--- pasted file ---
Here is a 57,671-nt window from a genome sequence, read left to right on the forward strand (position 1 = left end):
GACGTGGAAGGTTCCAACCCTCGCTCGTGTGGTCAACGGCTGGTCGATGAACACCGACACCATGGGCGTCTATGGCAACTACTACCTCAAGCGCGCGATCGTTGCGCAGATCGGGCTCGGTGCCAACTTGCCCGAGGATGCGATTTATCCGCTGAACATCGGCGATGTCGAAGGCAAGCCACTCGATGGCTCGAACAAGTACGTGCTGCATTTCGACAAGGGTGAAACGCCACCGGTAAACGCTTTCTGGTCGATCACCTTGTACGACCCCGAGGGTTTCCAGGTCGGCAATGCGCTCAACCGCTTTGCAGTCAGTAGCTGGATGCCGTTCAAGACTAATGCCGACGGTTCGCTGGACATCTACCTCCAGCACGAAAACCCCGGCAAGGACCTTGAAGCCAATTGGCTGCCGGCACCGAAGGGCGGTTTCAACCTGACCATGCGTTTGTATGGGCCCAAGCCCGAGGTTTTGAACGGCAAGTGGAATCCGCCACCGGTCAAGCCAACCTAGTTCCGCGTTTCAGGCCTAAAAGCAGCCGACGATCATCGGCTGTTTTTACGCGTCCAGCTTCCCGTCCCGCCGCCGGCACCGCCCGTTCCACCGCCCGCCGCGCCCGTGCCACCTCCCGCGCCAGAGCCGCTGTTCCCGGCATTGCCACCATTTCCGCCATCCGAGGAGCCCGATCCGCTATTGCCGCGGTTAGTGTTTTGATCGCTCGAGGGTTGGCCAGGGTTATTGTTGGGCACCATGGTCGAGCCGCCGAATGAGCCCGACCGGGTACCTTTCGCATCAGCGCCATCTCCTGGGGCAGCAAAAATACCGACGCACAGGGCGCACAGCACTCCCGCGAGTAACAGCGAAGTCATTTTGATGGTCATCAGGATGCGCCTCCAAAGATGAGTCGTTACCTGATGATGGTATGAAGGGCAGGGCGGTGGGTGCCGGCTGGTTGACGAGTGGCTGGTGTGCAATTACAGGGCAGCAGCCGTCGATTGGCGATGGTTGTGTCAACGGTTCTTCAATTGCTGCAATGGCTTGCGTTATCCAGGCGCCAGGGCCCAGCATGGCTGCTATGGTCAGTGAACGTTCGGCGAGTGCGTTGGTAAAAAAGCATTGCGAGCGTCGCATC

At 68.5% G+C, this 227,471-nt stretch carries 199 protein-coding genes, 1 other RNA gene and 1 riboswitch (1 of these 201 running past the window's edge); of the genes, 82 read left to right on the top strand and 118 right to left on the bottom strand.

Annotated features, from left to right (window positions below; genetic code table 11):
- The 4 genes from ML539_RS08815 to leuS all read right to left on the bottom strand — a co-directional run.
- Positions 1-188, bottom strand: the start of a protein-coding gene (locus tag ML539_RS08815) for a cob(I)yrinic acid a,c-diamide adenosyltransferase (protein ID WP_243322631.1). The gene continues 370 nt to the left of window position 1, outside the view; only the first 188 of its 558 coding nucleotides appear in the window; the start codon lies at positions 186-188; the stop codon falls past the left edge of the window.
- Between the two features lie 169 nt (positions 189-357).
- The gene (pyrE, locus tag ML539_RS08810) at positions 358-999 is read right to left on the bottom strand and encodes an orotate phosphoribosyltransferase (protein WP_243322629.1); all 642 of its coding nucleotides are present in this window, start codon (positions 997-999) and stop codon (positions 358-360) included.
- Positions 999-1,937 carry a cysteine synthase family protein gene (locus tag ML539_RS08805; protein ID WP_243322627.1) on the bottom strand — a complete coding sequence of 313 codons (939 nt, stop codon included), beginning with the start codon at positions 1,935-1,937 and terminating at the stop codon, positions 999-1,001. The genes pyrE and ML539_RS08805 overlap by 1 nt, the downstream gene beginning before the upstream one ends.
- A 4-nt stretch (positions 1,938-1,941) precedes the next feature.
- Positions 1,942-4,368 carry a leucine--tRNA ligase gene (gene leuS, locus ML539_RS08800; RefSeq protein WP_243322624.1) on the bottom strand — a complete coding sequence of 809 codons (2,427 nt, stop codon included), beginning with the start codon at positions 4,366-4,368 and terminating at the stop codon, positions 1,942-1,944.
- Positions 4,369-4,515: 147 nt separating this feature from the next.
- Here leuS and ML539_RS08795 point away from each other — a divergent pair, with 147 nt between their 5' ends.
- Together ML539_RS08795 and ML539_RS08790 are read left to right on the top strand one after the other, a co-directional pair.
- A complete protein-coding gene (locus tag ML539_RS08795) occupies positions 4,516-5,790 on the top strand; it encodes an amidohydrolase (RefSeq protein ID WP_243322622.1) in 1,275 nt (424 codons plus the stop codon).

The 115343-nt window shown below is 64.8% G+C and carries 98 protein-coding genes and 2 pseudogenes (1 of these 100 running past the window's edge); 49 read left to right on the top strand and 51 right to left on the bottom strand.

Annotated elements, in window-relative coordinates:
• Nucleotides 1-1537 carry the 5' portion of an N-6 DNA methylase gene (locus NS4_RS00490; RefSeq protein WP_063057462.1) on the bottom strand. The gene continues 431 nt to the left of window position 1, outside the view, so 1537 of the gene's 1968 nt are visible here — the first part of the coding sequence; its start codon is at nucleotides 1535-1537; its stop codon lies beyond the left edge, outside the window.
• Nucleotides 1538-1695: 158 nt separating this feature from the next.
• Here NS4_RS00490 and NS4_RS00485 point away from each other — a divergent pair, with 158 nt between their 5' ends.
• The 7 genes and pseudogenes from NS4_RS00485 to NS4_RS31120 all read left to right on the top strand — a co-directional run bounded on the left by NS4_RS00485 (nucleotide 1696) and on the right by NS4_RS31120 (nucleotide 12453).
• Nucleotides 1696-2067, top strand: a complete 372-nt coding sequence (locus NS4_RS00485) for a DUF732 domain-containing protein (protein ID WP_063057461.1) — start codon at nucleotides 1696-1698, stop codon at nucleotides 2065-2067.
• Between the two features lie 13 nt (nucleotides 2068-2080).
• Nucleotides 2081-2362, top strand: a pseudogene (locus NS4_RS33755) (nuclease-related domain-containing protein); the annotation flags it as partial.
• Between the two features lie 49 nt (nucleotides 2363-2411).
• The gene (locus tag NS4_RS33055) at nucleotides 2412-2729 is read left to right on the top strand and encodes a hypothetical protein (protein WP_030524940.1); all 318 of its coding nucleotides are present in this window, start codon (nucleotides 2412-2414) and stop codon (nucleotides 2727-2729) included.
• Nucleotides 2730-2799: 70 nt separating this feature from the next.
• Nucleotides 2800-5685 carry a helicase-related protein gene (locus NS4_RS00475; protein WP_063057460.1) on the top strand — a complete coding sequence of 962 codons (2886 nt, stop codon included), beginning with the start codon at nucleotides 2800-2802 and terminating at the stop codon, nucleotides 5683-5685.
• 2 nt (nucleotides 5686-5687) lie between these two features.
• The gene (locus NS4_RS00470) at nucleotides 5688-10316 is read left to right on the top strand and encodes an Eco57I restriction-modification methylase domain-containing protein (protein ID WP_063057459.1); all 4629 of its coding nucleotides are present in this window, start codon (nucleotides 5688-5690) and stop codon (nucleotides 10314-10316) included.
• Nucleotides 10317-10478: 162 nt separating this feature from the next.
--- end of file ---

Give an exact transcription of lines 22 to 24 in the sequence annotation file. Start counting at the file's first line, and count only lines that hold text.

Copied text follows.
• Nucleotides 1696-2067, top strand: a complete 372-nt coding sequence (locus NS4_RS00485) for a DUF732 domain-containing protein (protein ID WP_063057461.1) — start codon at nucleotides 1696-1698, stop codon at nucleotides 2065-2067.
• Between the two features lie 13 nt (nucleotides 2068-2080).
• Nucleotides 2081-2362, top strand: a pseudogene (locus NS4_RS33755) (nuclease-related domain-containing protein); the annotation flags it as partial.